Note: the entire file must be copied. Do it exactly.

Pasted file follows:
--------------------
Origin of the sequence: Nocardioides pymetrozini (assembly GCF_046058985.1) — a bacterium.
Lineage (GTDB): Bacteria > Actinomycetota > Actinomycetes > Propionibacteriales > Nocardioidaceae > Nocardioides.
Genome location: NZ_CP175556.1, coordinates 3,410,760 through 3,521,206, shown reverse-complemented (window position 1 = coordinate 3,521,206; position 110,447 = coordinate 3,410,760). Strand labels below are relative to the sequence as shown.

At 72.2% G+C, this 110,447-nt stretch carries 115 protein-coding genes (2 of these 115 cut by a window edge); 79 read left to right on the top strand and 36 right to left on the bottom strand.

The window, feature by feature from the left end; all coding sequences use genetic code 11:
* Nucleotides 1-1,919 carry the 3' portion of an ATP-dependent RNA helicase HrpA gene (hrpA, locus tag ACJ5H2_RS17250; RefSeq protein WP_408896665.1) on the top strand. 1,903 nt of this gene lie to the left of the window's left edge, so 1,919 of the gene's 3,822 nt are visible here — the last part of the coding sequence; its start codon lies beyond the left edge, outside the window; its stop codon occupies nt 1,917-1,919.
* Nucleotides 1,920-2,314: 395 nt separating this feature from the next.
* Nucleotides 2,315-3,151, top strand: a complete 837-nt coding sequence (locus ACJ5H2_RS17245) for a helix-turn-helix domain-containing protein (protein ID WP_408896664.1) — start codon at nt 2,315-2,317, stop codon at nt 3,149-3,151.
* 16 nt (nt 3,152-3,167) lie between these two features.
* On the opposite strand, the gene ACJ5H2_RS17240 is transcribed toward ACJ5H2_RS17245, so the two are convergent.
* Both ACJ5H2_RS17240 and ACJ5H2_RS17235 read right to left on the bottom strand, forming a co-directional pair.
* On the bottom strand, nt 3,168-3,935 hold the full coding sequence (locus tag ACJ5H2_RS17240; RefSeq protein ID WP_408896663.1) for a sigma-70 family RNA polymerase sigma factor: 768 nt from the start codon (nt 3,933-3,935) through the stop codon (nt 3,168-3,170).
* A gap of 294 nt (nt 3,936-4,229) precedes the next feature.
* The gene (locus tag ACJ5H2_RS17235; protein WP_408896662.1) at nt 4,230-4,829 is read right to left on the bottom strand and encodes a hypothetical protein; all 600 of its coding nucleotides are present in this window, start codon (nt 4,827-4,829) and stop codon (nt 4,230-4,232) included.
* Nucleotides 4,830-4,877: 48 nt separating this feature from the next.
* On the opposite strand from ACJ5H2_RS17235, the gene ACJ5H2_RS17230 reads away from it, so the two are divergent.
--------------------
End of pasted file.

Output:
Origin of the sequence: Nocardioides pymetrozini (assembly GCF_046058985.1) — a bacterium.
Lineage (GTDB): Bacteria > Actinomycetota > Actinomycetes > Propionibacteriales > Nocardioidaceae > Nocardioides.
Genome location: NZ_CP175556.1, coordinates 3,410,760 through 3,521,206, shown reverse-complemented (window position 1 = coordinate 3,521,206; position 110,447 = coordinate 3,410,760). Strand labels below are relative to the sequence as shown.

At 72.2% G+C, this 110,447-nt stretch carries 115 protein-coding genes (2 of these 115 cut by a window edge); 79 read left to right on the top strand and 36 right to left on the bottom strand.

The window, feature by feature from the left end; all coding sequences use genetic code 11:
* Nucleotides 1-1,919 carry the 3' portion of an ATP-dependent RNA helicase HrpA gene (hrpA, locus tag ACJ5H2_RS17250; RefSeq protein WP_408896665.1) on the top strand. 1,903 nt of this gene lie to the left of the window's left edge, so 1,919 of the gene's 3,822 nt are visible here — the last part of the coding sequence; its start codon lies beyond the left edge, outside the window; its stop codon occupies nt 1,917-1,919.
* Nucleotides 1,920-2,314: 395 nt separating this feature from the next.
* Nucleotides 2,315-3,151, top strand: a complete 837-nt coding sequence (locus ACJ5H2_RS17245) for a helix-turn-helix domain-containing protein (protein ID WP_408896664.1) — start codon at nt 2,315-2,317, stop codon at nt 3,149-3,151.
* 16 nt (nt 3,152-3,167) lie between these two features.
* On the opposite strand, the gene ACJ5H2_RS17240 is transcribed toward ACJ5H2_RS17245, so the two are convergent.
* Both ACJ5H2_RS17240 and ACJ5H2_RS17235 read right to left on the bottom strand, forming a co-directional pair.
* On the bottom strand, nt 3,168-3,935 hold the full coding sequence (locus tag ACJ5H2_RS17240; RefSeq protein ID WP_408896663.1) for a sigma-70 family RNA polymerase sigma factor: 768 nt from the start codon (nt 3,933-3,935) through the stop codon (nt 3,168-3,170).
* A gap of 294 nt (nt 3,936-4,229) precedes the next feature.
* The gene (locus tag ACJ5H2_RS17235; protein WP_408896662.1) at nt 4,230-4,829 is read right to left on the bottom strand and encodes a hypothetical protein; all 600 of its coding nucleotides are present in this window, start codon (nt 4,827-4,829) and stop codon (nt 4,230-4,232) included.
* Nucleotides 4,830-4,877: 48 nt separating this feature from the next.
* On the opposite strand from ACJ5H2_RS17235, the gene ACJ5H2_RS17230 reads away from it, so the two are divergent.